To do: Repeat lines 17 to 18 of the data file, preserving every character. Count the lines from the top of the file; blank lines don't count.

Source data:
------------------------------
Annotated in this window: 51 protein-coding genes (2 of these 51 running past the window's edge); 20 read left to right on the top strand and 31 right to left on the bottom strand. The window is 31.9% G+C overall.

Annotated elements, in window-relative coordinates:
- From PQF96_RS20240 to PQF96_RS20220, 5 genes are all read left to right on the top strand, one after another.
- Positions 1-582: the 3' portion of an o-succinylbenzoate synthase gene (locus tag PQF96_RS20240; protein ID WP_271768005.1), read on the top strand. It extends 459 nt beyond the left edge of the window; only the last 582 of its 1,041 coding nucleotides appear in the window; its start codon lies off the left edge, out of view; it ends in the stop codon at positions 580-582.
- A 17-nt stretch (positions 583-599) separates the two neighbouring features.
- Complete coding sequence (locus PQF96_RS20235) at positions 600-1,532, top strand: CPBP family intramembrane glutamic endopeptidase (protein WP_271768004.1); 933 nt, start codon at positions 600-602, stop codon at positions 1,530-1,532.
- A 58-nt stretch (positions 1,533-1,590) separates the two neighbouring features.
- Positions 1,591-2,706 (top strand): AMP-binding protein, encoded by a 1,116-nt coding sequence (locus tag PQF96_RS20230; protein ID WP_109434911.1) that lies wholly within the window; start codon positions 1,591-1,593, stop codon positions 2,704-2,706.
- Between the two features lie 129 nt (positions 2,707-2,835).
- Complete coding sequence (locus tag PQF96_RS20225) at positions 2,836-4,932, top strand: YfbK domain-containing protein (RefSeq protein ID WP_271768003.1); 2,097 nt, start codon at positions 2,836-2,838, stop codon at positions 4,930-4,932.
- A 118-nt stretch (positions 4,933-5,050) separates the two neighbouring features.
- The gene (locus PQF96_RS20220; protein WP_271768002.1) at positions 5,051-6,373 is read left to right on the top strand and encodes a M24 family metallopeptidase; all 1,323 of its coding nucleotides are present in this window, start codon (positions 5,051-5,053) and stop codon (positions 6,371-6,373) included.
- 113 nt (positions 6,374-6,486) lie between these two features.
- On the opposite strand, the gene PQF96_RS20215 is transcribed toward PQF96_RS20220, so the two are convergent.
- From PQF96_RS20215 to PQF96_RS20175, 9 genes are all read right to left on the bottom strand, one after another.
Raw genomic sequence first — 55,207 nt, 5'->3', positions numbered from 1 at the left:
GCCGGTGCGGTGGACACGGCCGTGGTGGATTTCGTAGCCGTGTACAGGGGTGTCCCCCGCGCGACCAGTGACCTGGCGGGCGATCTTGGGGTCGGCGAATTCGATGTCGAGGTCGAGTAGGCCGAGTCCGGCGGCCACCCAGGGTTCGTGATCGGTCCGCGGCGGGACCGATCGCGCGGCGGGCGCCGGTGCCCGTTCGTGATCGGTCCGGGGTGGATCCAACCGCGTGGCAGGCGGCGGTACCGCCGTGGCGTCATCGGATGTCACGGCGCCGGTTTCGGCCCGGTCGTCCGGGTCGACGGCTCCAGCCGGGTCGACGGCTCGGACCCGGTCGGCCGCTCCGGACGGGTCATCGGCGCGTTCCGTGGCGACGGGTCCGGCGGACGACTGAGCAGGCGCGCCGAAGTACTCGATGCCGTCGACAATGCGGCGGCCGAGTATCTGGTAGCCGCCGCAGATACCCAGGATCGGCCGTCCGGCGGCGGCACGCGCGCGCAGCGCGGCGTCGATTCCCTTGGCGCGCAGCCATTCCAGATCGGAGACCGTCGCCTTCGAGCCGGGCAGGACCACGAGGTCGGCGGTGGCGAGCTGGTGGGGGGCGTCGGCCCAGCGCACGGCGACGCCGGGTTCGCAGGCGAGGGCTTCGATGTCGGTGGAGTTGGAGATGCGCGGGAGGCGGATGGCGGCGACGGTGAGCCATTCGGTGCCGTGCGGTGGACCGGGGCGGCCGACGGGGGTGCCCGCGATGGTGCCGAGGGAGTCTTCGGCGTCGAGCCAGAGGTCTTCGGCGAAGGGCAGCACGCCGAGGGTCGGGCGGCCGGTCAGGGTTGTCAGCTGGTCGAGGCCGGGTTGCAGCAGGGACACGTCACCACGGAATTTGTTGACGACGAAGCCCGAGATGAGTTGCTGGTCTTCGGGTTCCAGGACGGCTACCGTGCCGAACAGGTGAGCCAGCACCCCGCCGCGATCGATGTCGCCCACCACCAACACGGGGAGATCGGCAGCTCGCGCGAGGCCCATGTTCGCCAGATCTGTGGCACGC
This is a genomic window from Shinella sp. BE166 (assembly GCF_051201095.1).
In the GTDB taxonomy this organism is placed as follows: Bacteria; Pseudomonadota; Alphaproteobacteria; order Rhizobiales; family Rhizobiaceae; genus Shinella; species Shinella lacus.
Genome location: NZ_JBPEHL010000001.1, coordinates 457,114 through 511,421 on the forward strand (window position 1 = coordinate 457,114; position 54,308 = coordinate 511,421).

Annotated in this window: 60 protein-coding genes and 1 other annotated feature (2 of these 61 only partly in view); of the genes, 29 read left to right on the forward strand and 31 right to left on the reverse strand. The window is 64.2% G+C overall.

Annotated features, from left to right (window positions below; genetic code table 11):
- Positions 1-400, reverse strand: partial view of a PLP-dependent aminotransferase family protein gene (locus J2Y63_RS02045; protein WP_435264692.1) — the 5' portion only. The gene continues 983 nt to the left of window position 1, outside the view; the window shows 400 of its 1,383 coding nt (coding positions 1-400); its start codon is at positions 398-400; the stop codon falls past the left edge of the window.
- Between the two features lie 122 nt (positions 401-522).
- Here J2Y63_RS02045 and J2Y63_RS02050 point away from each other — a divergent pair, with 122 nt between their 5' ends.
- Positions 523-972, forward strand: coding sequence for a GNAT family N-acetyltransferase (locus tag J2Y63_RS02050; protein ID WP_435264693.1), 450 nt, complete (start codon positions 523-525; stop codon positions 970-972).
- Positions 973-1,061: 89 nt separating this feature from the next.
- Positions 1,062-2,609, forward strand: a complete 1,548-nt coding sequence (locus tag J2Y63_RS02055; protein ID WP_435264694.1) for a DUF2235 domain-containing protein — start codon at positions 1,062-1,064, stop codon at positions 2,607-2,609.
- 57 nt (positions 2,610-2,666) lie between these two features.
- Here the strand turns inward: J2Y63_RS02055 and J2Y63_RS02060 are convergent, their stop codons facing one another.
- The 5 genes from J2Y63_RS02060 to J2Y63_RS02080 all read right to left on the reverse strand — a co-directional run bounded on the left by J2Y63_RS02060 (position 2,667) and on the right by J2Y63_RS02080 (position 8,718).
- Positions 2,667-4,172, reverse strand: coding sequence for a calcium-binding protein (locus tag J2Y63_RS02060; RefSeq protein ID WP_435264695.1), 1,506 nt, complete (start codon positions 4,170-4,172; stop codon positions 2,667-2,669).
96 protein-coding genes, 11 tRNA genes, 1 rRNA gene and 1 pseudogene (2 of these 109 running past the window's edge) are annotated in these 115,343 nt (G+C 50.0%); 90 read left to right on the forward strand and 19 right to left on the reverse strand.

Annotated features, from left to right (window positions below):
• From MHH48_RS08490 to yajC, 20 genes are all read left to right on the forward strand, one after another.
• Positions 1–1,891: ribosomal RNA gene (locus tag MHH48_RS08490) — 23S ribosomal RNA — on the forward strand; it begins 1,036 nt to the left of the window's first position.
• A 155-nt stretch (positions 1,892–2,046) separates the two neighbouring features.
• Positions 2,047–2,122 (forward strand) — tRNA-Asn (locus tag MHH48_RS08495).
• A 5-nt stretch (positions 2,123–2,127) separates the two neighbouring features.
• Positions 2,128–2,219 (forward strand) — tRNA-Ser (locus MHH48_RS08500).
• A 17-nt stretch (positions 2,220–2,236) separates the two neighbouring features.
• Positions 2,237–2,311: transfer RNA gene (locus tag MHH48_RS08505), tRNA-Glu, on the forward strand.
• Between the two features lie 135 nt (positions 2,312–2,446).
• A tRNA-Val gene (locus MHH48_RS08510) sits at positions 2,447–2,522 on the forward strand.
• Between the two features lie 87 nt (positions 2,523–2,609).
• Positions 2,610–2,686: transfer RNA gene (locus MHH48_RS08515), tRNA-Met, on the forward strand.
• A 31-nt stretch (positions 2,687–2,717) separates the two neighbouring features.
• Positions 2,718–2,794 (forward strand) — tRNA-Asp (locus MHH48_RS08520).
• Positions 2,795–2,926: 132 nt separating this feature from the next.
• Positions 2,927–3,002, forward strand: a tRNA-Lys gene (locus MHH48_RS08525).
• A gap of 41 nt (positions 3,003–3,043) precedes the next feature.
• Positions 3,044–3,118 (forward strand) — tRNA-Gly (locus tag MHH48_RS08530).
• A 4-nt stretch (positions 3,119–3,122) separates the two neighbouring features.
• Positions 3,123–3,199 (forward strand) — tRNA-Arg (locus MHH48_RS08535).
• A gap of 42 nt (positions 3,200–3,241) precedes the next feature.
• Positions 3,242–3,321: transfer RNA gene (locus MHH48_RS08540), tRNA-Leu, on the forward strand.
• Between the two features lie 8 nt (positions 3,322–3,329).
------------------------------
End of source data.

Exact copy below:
GCCGGTGCGGTGGACACGGCCGTGGTGGATTTCGTAGCCGTGTACAGGGGTGTCCCCCGCGCGACCAGTGACCTGGCGGGCGATCTTGGGGTCGGCGAATTCGATGTCGAGGTCGAGTAGGCCGAGTCCGGCGGCCACCCAGGGTTCGTGATCGGTCCGCGGCGGGACCGATCGCGCGGCGGGCGCCGGTGCCCGTTCGTGATCGGTCCGGGGTGGATCCAACCGCGTGGCAGGCGGCGGTACCGCCGTGGCGTCATCGGATGTCACGGCGCCGGTTTCGGCCCGGTCGTCCGGGTCGACGGCTCCAGCCGGGTCGACGGCTCGGACCCGGTCGGCCGCTCCGGACGGGTCATCGGCGCGTTCCGTGGCGACGGGTCCGGCGGACGACTGAGCAGGCGCGCCGAAGTACTCGATGCCGTCGACAATGCGGCGGCCGAGTATCTGGTAGCCGCCGCAGATACCCAGGATCGGCCGTCCGGCGGCGGCACGCGCGCGCAGCGCGGCGTCGATTCCCTTGGCGCGCAGCCATTCCAGATCGGAGACCGTCGCCTTCGAGCCGGGCAGGACCACGAGGTCGGCGGTGGCGAGCTGGTGGGGGGCGTCGGCCCAGCGCACGGCGACGCCGGGTTCGCAGGCGAGGGCTTCGATGTCGGTGGAGTTGGAGATGCGCGGGAGGCGGATGGCGGCGACGGTGAGCCATTCGGTGCCGTGCGGTGGACCGGGGCGGCCGACGGGGGTGCCCGCGATGGTGCCGAGGGAGTCTTCGGCGTCGAGCCAGAGGTCTTCGGCGAAGGGCAGCACGCCGAGGGTCGGGCGGCCGGTCAGGGTTGTCAGCTGGTCGAGGCCGGGTTGCAGCAGGGACACGTCACCACGGAATTTGTTGACGACGAAGCCCGAGATGAGTTGCTGGTCTTCGGGTTCCAGGACGGCTACCGTGCCGAACAGGTGAGCCAGCACCCCGCCGCGATCGATGTCGCCCACCACCAACACGGGGAGATCGGCAGCTCGCGCGAGGCCCATGTTCGCCAGATCTGTGGCACGC
This is a genomic window from Shinella sp. BE166 (assembly GCF_051201095.1).